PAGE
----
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10 Swine Flu Safety Dos and Don’ts
1) Germ-proof your skin: Wash your hands well and often. Not every 10 minutes, but when it makes sense, like after using the bathroom, touching common objects at work—like the microwave or printer—or returning home from the grocery store. Use warm water and soap, and rub your hands together for about 20 seconds.
2) Pack Purell in your kid’s backpack: The classic germ-killer can be 99% effective in 20 seconds, says Cohen. Slathering it on throughout the day can minimize the chance that your child will transmit potential germs on his hands to his mouth and nose, where the virus enters the body. Keep a bottle in your purse too.
3) Keep your distance. “Critical closeness—less than 6 to 10 feet—is required to catch airborne viruses,” explains Cohen. That means avoiding close contact with people who are coughing or sneezing, but it doesn’t mean you should hole up at home and never go out in public until the swine flu passes.
4) Call the doctor if you think it’s flu. “Some people think everything that’s an infection is the flu, but there’s actually a very specific cluster of symptoms to worry about,” he says. These include:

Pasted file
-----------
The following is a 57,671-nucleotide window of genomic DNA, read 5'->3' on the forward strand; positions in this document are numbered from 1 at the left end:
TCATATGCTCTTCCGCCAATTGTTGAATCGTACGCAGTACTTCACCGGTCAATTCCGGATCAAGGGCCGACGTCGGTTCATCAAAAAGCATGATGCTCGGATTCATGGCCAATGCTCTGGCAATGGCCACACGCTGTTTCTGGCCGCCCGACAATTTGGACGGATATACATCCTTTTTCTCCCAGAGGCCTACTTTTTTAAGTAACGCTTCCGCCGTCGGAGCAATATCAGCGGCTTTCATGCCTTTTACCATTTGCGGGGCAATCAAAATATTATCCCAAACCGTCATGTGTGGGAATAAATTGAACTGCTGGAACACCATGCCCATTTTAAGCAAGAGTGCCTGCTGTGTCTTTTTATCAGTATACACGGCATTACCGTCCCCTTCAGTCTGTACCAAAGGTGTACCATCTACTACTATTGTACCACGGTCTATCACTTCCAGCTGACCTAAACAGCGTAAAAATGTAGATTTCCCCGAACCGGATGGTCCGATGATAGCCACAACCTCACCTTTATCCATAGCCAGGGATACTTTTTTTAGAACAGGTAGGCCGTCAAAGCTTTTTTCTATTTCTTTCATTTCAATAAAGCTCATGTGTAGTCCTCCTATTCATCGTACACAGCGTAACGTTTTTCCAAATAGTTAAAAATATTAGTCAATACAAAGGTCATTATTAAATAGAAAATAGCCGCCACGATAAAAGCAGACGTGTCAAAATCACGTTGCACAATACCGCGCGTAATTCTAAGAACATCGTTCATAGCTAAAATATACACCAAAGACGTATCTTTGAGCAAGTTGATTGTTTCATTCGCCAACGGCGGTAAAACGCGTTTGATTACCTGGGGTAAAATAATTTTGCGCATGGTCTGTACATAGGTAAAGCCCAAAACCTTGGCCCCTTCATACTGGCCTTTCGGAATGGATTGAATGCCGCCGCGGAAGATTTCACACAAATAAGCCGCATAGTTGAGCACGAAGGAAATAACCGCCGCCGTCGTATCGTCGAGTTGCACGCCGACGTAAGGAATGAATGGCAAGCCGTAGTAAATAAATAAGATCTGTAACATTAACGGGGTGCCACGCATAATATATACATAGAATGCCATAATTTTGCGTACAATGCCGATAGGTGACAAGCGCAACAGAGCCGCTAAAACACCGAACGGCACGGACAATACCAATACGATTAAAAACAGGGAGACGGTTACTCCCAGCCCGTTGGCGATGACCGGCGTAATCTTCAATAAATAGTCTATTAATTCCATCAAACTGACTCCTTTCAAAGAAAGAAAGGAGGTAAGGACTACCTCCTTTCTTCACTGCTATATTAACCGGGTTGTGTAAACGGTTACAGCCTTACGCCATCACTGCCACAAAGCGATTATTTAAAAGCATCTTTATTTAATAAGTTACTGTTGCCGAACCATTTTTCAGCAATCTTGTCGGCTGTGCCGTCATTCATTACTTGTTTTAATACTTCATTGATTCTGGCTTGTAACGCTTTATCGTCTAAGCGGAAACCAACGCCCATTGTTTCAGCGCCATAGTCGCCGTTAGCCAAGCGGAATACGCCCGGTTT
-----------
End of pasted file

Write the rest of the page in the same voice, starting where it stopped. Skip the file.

Almost always: Fever, cough, muscle aches, and headaches
Sometimes: Runny nose, red eyes, nausea and vomiting
5) Take the right meds: Antivirals like Tamiflu will only help if you actually have the flu. They’re most effective in the first 2 days of illness onset, so if you have suspicious symptoms, call your doctor right away.
1) Skip public transportation or cancel air travel: “I think this is going overboard for right now,” says Cohen, despite VP Biden’s advice to the contrary. “Remember, at this point only .0001% of the population has swine flu.”
2) Keep your kid out of school. Schools with individual cases are being closed. If you live in a community or state with no instances of swine flu, there’s no need to keep your child home.